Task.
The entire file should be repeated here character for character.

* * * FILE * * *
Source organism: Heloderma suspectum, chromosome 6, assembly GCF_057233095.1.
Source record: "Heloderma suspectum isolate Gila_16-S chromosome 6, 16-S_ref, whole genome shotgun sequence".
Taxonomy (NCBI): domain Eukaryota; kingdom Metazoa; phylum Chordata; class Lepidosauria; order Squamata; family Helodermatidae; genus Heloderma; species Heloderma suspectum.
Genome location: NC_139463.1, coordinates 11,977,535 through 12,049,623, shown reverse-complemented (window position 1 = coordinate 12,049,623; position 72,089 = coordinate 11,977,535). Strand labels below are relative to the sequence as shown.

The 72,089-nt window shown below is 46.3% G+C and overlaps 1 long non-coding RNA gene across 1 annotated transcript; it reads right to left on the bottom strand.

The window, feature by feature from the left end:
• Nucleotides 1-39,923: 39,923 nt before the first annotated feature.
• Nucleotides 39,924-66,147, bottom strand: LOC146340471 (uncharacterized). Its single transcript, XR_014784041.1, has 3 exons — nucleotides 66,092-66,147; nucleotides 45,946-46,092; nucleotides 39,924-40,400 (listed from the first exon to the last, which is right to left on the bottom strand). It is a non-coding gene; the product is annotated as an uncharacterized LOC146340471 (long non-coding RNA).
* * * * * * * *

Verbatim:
Source organism: Heloderma suspectum, chromosome 6, assembly GCF_057233095.1.
Source record: "Heloderma suspectum isolate Gila_16-S chromosome 6, 16-S_ref, whole genome shotgun sequence".
Taxonomy (NCBI): domain Eukaryota; kingdom Metazoa; phylum Chordata; class Lepidosauria; order Squamata; family Helodermatidae; genus Heloderma; species Heloderma suspectum.
Genome location: NC_139463.1, coordinates 11,977,535 through 12,049,623, shown reverse-complemented (window position 1 = coordinate 12,049,623; position 72,089 = coordinate 11,977,535). Strand labels below are relative to the sequence as shown.

The 72,089-nt window shown below is 46.3% G+C and overlaps 1 long non-coding RNA gene across 1 annotated transcript; it reads right to left on the bottom strand.

The window, feature by feature from the left end:
• Nucleotides 1-39,923: 39,923 nt before the first annotated feature.
• Nucleotides 39,924-66,147, bottom strand: LOC146340471 (uncharacterized). Its single transcript, XR_014784041.1, has 3 exons — nucleotides 66,092-66,147; nucleotides 45,946-46,092; nucleotides 39,924-40,400 (listed from the first exon to the last, which is right to left on the bottom strand). It is a non-coding gene; the product is annotated as an uncharacterized LOC146340471 (long non-coding RNA).